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Klippenstein writes: "Most people on the street can stop and say their Miranda rights ('You have the right to remain silent...'). It's a law of such common usage that people know it. FOIA is a law of equally common necessity that people should be able to know and recite and assert on their own, just like they would a Miranda right."

Lisette Garcia. (photo: Twitter)
Lisette Garcia. (photo: Twitter)

FOIA: The Right You Probably Didn't Know You Have

By Ken Klippenstein, Reader Supported News

01 June 15


isette Garcia is a D.C.-based attorney who specializes in the Freedom of Information Act (FOIA), a federal law that allows ordinary people to access government records. On Tuesday, June 2, she will be a witness testifying before the House of Representatives on ways to improve government compliance with FOIA. Readers can view a livestream of the hearing here.

Ken Klippenstein: Could you describe what your firm does?

Lisette Garcia: We help the public interest sector – I help lawmakers, journalists, and nonprofits get the government records they need. The fact that my firm even exists is a sad testament to agency intransigence.

Most people on the street can stop and say their Miranda rights (“You have the right to remain silent. Anything you say can and will be used against you in the court of law …”). It’s a law of such common usage that people know it. FOIA is a law of equally common necessity that people should be able to know and recite and assert on their own, just like they would a Miranda right.

It would be my hope for all records to go online in real time and not just obviate the need for my firm but obviate the need for the law itself. If all unclassified records went online in real time, we wouldn’t even have the need for a FOIA law.

Ken Klippenstein: What are some of the ways in which the government tries to block FOIA requests?

Lisette Garcia: Fees. That’s one of the issues I really want to raise in the hearing because it’s the one I think affects the most people across the country without even realizing it. If you’re a media requester and you’re big enough and you’ve got a lawyer on your side, you’ll probably get a fee waiver or at least a reduction in fees.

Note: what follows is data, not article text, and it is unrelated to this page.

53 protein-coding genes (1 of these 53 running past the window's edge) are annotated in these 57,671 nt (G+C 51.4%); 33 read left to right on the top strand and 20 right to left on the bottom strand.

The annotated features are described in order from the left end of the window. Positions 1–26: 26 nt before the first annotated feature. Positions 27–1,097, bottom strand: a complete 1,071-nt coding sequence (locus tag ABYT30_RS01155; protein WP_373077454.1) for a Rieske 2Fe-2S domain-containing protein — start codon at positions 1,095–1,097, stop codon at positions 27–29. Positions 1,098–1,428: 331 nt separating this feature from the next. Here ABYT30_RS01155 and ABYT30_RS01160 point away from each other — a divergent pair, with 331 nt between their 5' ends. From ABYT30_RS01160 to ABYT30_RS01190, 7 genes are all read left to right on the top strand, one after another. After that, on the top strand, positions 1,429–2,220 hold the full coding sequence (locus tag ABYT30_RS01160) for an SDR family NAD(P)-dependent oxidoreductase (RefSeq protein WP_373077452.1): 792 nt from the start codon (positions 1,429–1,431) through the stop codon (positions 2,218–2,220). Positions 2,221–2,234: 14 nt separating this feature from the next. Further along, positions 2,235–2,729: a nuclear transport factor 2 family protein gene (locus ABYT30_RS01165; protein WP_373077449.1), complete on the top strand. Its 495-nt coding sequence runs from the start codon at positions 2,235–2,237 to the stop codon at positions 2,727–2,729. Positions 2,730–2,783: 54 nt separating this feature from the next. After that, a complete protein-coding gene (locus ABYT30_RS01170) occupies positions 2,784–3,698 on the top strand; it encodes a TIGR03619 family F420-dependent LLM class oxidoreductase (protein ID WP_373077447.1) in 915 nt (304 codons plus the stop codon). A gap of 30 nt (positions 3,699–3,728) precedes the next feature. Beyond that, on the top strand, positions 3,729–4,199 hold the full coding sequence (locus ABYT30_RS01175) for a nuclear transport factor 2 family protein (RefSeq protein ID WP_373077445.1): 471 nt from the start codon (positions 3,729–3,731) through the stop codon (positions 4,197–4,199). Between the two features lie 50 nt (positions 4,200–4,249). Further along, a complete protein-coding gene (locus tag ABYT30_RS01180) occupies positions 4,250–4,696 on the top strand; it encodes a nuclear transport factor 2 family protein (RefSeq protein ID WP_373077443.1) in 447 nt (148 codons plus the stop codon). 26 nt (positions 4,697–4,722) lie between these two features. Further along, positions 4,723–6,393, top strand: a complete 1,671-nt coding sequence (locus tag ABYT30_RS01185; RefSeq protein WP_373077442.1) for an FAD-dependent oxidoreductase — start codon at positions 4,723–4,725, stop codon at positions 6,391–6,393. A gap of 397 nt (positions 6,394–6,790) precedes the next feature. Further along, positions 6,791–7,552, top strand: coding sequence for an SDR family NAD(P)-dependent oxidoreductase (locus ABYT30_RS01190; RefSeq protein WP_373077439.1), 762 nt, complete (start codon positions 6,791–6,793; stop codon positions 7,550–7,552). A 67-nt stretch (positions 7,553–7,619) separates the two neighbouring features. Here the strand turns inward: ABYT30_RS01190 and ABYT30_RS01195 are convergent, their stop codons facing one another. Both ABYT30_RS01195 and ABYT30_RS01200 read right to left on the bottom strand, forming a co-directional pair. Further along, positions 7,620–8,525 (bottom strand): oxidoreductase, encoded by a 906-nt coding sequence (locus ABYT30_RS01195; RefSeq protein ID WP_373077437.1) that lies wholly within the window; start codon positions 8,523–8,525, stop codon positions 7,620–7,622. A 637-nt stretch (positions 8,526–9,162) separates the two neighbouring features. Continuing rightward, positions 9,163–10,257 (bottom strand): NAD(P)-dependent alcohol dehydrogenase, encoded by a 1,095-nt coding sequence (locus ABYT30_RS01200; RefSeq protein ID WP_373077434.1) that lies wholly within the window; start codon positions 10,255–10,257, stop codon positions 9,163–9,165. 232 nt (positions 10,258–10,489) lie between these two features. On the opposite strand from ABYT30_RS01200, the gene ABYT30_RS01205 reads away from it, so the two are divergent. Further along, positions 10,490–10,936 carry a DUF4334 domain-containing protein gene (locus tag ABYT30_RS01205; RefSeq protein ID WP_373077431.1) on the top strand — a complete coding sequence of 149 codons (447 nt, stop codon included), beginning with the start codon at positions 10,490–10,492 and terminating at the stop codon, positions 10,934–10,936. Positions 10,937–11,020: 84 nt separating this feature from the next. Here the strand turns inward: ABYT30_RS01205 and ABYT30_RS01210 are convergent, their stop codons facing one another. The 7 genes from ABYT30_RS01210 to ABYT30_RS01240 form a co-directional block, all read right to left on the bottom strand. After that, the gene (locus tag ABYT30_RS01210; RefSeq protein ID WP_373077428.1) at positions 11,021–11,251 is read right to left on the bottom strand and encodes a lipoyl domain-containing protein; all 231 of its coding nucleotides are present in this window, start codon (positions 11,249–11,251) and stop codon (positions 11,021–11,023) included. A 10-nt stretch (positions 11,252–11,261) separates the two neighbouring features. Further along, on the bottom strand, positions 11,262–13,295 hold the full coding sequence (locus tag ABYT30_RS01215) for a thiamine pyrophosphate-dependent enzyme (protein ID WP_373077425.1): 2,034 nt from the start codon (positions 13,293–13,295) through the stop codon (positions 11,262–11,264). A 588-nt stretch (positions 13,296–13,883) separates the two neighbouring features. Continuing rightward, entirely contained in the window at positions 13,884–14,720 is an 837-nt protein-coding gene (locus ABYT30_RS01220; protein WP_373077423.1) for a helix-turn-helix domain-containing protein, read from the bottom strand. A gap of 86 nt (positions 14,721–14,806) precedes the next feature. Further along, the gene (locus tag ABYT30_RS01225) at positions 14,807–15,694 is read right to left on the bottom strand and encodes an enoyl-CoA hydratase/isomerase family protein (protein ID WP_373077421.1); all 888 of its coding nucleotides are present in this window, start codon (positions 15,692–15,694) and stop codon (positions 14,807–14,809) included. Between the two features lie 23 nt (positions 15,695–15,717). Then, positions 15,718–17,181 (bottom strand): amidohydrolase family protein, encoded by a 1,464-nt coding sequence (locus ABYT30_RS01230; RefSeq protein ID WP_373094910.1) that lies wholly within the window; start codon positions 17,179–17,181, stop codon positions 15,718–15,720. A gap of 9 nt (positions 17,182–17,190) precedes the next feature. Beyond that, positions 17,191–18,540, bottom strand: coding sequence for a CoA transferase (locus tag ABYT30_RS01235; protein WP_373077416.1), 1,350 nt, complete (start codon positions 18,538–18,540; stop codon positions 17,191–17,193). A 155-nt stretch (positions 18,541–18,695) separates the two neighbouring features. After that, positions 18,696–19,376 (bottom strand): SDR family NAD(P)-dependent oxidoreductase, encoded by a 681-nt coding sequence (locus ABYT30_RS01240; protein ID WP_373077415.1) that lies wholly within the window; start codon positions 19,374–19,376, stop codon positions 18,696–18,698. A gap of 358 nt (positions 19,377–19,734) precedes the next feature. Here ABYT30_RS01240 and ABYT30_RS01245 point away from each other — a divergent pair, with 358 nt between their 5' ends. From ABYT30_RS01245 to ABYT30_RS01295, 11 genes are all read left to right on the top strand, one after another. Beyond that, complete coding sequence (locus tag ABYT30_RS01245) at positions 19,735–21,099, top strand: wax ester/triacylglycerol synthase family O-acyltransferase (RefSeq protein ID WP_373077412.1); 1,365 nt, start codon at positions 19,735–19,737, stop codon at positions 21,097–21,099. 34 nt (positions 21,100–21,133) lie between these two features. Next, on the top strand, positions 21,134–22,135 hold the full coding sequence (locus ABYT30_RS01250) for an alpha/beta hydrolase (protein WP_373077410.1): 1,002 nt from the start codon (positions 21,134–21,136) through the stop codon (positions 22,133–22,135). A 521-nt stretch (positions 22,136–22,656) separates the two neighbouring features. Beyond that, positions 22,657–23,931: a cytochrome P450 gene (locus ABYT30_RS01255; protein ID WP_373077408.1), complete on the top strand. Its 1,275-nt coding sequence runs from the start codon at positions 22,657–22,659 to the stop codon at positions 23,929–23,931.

But what if you’re just some PTA group that wants to know how come your district always gets the short end of the stick in federal funding? The nature, the character, the identity of the requester matters – it’s not supposed to. By law, it’s not supposed to.

Ken Klippenstein: Would you say that the more powerful you are, the more likely you are to have your FOIA rights honored?

Lisette Garcia: Oh for sure. 100%! 100%. And that’s completely unfair and undemocratic. It is absolutely the case. If they’re afraid, if they think you have a bully pulpit – if you’re the Washington Post or The New York Times – you’re going to have a better chance. And that’s not fair. We shouldn’t have a media elite.

Some of these newspapers get this stuff and they sit on it – or they get it and they say it doesn’t have news value yet, so they hold onto it, they embargo it. That’s not right.

Regular citizens don’t get that treatment; they don’t get that special class privilege. Nor do bloggers, because the agencies do not recognize new media.

Ken Klippenstein: What’s the government’s motive for denying requests?

Lisette Garcia: There’s a few. The top FOIA chief [for an agency] is typically a Senior Executive Service (SES). They’re almost like the tenured professor of the agency. They’ve got a pretty sweet spot. They’re really tied-in politically. They’re typically big donors to their party. They get plum positions. Their next step after SES is to get nominated for some sort of cabinet-level position that requires Senate confirmation. So it’s in their interest to protect their boss, and they perceive the person in the White House as their boss.

Down from that, there’s the middle-manager type FOIA person. They typically are the bread-and-butter of the organization; they’re the worker bees. I have very little [trouble] with the middle FOIA people. They tend to be honest, they tend to understand their government service is a service to the people. They are frequently constrained by those SES supervisors. At the end of the day, when it comes down to release or not release, if it puts their job in jeopardy, they’re not going to do that. They don’t want to [upset] their boss. They make in the neighborhood of $150,000 – not including benefits.

Then there’s the contractors, and this is where the real problem lies, I think. They make a ton of money, and the biggest problem with them is they have no job security. They make a lot of money because it accounts for the fact that they’re not building seniority or a retirement like government employees do. So they’re strongly incentivized to protect the government secrets or anything that might be perceived as embarrassing, annoying, or frightening in an effort to retain the contract.

Ken Klippenstein is a staff journalist at Reader Supported News. He can be reached on Twitter @kenklippenstein or email: This e-mail address is being protected from spambots. You need JavaScript enabled to view it

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